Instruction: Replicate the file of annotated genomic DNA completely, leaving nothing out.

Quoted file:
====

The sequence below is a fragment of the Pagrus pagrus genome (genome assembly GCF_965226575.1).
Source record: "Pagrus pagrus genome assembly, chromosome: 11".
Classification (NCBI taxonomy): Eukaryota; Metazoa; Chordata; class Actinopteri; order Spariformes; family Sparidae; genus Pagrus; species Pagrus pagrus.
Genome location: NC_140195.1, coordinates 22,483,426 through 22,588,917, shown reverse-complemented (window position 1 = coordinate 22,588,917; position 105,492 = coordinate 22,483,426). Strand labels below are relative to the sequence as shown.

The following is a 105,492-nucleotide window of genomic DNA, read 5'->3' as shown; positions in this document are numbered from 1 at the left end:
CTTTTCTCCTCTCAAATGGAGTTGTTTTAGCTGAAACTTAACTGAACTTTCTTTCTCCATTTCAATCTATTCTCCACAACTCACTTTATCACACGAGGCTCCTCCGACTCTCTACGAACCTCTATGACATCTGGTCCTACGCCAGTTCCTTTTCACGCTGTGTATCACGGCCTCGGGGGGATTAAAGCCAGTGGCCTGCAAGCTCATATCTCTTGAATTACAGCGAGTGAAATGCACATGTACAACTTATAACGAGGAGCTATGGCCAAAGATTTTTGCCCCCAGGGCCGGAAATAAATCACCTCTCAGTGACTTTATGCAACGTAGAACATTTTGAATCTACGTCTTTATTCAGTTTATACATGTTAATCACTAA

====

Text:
The sequence below is a fragment of the Pagrus pagrus genome (genome assembly GCF_965226575.1).
Source record: "Pagrus pagrus genome assembly, chromosome: 11".
Classification (NCBI taxonomy): Eukaryota; Metazoa; Chordata; class Actinopteri; order Spariformes; family Sparidae; genus Pagrus; species Pagrus pagrus.
Genome location: NC_140195.1, coordinates 22,483,426 through 22,588,917, shown reverse-complemented (window position 1 = coordinate 22,588,917; position 105,492 = coordinate 22,483,426). Strand labels below are relative to the sequence as shown.

The following is a 105,492-nucleotide window of genomic DNA, read 5'->3' as shown; positions in this document are numbered from 1 at the left end:
CTTTTCTCCTCTCAAATGGAGTTGTTTTAGCTGAAACTTAACTGAACTTTCTTTCTCCATTTCAATCTATTCTCCACAACTCACTTTATCACACGAGGCTCCTCCGACTCTCTACGAACCTCTATGACATCTGGTCCTACGCCAGTTCCTTTTCACGCTGTGTATCACGGCCTCGGGGGGATTAAAGCCAGTGGCCTGCAAGCTCATATCTCTTGAATTACAGCGAGTGAAATGCACATGTACAACTTATAACGAGGAGCTATGGCCAAAGATTTTTGCCCCCAGGGCCGGAAATAAATCACCTCTCAGTGACTTTATGCAACGTAGAACATTTTGAATCTACGTCTTTATTCAGTTTATACATGTTAATCACTAA